The craze for tech stocks continued apace when shares in dating app Bumble surged by more than 75% on its Nasdaq debut this week.Bumble opened at $76 on Thursday morning, which is well ahead of its IPO price of $43. It gave the firm a $14 billion valuation.
Entrepreneur Whitney Wolfe Herd, a co-founder of popular dating app Tinder, created Bumble in 2014, with backing from Russian billionaire Andreey Andreev. Its unique selling point is that only women can start a conversation when it comes to heterosexual matches.
Bumble and sister app Badoo are available in more than 150 countries, and the group claims to have more than 40 million active users, including 2.4 million paying customers. However, the pandemic caused its year-on-year growth rate to sink to around 15% for the first nine months of 2020, while it posted a $116 million loss. Yet that did not deter a buying frenzy when the stock commenced trading on Thursday. It reached a high of $79.60 before closing above $70.
IPO Mania Continues
Bumble follows in the footsteps of DoorDash, Airbnb and Snowflake, which enjoyed immensely popular IPOs in recent months. A first day pop for Airbnb temporarily took the firm’s market cap past the $100 billion mark, leaving co-founder and chief executive Brian Chesky literally speechless in an interview.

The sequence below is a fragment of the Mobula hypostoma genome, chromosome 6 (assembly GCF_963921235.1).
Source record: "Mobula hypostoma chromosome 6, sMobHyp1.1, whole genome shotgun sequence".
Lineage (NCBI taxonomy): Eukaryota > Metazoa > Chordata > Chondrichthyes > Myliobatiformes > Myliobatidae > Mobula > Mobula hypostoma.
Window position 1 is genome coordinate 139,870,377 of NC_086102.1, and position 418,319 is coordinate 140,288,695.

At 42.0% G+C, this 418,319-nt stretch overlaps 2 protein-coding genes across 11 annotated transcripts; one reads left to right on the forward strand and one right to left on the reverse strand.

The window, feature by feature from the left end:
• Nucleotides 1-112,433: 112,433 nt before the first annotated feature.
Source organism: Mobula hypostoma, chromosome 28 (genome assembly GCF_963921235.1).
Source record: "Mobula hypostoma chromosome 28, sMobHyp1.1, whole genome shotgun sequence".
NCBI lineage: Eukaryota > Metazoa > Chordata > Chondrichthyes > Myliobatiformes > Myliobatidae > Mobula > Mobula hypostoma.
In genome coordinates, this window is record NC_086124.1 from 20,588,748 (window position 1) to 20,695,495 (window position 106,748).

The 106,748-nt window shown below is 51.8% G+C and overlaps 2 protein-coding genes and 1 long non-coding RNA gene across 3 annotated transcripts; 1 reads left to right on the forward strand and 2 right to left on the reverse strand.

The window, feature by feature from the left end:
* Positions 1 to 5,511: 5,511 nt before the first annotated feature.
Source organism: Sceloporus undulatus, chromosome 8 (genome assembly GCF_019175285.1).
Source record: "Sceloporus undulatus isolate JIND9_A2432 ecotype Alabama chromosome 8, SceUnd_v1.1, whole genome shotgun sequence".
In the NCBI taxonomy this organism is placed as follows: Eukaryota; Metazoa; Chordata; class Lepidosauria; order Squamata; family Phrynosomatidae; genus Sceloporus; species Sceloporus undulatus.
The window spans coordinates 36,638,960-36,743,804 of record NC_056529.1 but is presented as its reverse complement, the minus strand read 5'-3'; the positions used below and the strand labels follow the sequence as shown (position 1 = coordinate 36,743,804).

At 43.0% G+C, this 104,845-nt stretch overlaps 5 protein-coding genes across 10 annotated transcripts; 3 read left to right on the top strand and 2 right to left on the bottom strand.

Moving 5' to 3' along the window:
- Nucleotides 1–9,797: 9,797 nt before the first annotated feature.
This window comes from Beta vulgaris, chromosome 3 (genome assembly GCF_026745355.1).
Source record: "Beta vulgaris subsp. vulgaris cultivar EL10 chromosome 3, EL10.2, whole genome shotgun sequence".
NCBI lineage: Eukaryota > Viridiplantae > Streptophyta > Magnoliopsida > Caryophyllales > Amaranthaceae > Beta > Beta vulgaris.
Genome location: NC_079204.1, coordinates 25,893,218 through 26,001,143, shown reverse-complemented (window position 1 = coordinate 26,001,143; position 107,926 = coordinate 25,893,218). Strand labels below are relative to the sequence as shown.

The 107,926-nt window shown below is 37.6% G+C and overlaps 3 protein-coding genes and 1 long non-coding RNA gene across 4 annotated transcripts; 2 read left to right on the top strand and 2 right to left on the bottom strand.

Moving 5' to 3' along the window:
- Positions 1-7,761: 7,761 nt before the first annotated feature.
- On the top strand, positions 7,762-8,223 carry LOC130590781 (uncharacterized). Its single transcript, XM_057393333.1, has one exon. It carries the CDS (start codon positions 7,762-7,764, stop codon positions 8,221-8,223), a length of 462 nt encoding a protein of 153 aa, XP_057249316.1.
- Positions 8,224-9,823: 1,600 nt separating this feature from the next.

DoorDash raised $3.4 billion in its IPO and ended its first week with a market cap of $55 billion, which was more than three times the size of its private valuation.
It contributed to a record year for IPOs. There were 129 in 2020, compared to 110 the previous year, and they raised an estimated $252 billion. Investors have then been keen to get involved in the action on the first day of trading, leading to some sky-high valuations.
The top IPOs of 2020 were dominated by software companies including Snowflake, Unity, Airbnb, DoorDash, Palantir and McAfee. That trend looks set to continue in 2021, with online greeting card retailer Moonpig also seeing its share price soar after floating this month.
‘Highway to the Danger Zone’
Some analysts have warned that it bears the hallmarks of the dot-com bubble in the late 1990s, when many investors lost their savings after the likes of Worldcom, Pets.com, Webvan and Boo.com failed.
Outside of the dot-com bubble years, equities are the most expensive they have ever been in terms of price to expected earnings and price to inflation-adjusted earnings from the past decade. Many tech stocks have seen huge rallies that are disconnected from the underlying fundamentals.
CNBC’s Jim Cramer, the host of Mad Money, warned that the stock market is on a “highway to the danger zone”, and urged investors to exercise caution.
Some investors that are worried about frothy conditions have been ramping up their focus on value stocks, which performed well after the dot-com bubble burst, and alternative assets like commodities and crypto.
Yet others would contend that the state of the current market is a result of extremely low interest rates, which make bonds unappealing and increase the demand for stocks.